Theologically, this is some very watery soup (seasoned, barely, with a few shreds of proof-text). On the face of it, it is compatible with what you might call a modalistic understanding of the Trinity, on which God is a single divine self who lives eternally in three ways – so each of the Three just is that one divine self, God. And it seems incompatible with the sort of “social” (three-self) trinitarianism that’s so popular nowadays with evangelical theologians.
Perhaps this was meant to be an abbreviated version of DTS’s article, which is a little more full:
Article II—The Godhead
We believe that the Godhead eternally exists in three persons—the Father, the Son, and the Holy Spirit—and that these three are one God, having precisely the same nature, attributes, and perfections, and worthy of precisely the same homage, confidence, and obedience (Matt. 28:18–19; Mark 12:29; John 1:14; Acts 5:3–4; 2 Cor. 13:14; Heb. 1:1–3; Rev. 1:4–6).
Here it is not “God” but rather “the Godhead” which exists in the three. “Godhead” here must mean not the Trinity, but rather the divine nature; that they share this (somehow) makes thee Three amount to just one god, and have all the same essential features. This might be compatible with some sort of “social” or three-self theory, the kind where the Trinity aren’t a group, but rather a god.
In any case, at the time, under the tutelage of folk who composed creeds like these, what did I think about the Trinity? Again, I would say that I didn’t think about it.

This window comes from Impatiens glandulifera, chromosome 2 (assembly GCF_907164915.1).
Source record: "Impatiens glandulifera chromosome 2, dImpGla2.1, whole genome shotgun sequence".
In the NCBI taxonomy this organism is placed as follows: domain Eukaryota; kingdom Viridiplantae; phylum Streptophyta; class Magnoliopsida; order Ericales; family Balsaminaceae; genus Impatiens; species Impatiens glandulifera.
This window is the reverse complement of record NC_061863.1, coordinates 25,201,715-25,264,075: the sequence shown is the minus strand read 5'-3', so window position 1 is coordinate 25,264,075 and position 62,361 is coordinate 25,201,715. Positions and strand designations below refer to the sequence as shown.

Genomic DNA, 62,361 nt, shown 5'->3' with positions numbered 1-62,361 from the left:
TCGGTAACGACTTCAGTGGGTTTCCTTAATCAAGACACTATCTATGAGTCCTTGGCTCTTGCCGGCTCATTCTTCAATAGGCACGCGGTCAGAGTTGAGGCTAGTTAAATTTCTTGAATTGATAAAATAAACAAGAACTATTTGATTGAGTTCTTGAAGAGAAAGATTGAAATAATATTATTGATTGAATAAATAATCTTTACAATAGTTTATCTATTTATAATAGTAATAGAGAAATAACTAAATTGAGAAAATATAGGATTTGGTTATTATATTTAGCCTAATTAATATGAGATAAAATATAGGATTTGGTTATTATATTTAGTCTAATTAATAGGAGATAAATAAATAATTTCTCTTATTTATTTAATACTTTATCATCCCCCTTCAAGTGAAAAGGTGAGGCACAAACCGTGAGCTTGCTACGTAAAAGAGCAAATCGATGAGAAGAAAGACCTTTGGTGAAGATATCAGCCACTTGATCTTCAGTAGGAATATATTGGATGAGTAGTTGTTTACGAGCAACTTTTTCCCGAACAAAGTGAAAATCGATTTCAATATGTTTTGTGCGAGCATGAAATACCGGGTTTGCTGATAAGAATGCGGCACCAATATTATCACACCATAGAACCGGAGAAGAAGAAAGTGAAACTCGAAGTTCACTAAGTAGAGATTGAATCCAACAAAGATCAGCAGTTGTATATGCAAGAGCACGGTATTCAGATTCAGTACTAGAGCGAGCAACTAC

I would have said that Jesus is God, meaning, that he’s God himself, God in human form. The gospel is that Jesus died to pay for our sins, and only God himself could do that, right? Plus look at those miracles – only God could walk on water, or raise the dead, right? Basically, “Jesus” is God’s proper name, and I used “Jesus” and “God” interchangeably.
I now think that I was, much of the time, simply confusing the two – like a person who thinks that George H.W. Bush and George W. Bush are the same man. In other moments, such as when I was was reading the Bible, I again distinguished Jesus from the God he served. But if you asked my “Who is Jesus?” I’d say “God” – meaning, God himself. Which is to say: I’d once again confuse God together with his Son.
In high school I had a Mormon friend or two, and I also became aware of the existence of Jehovah’s Witnesses. I was curious about these groups and read a bit about them, but what I picked up from certain evangelical apologists is that the important thing about these groups is that they have the wrong Jesus. That is, they don’t think “Jesus is God.” Obviously, I thought, these cultists don’t read the Bible or are blinded somehow by human philosophy, because they can’t see that it plainly says that Jesus is God himself. I mean, look at John 1 – “and the Word was God.”
I was aware that these others, this Father and Holy Spirit are also God. About how this could be I’m sure I had no views. Probably, often I thought of God as having three parts – God is the Trinity, and this triune god is composed of the Three together. How can God be Jesus, and also the whole Trinity, of which Jesus is one third? Again, I didn’t think about it. None too clear about what this doctrine was, I would’ve just pointed at texts which seem to imply that each is individually God, and then to ones asserting there to be just one god.
After reading some apologetics, I thought the question “How could it be?” was a perverse one. After all, God’s ways are higher than our ways. How could we expect to completely understand God Almighty?
Thus far, my views on the Trinity were entirely informed by how American evangelicals read the Bible, and slightly by how evangelical apologists argue against the theologies of some marginal groups.
I went off to college in 1989, to start the first of what eventually became three degrees. As the nineties went on, there were some new influences.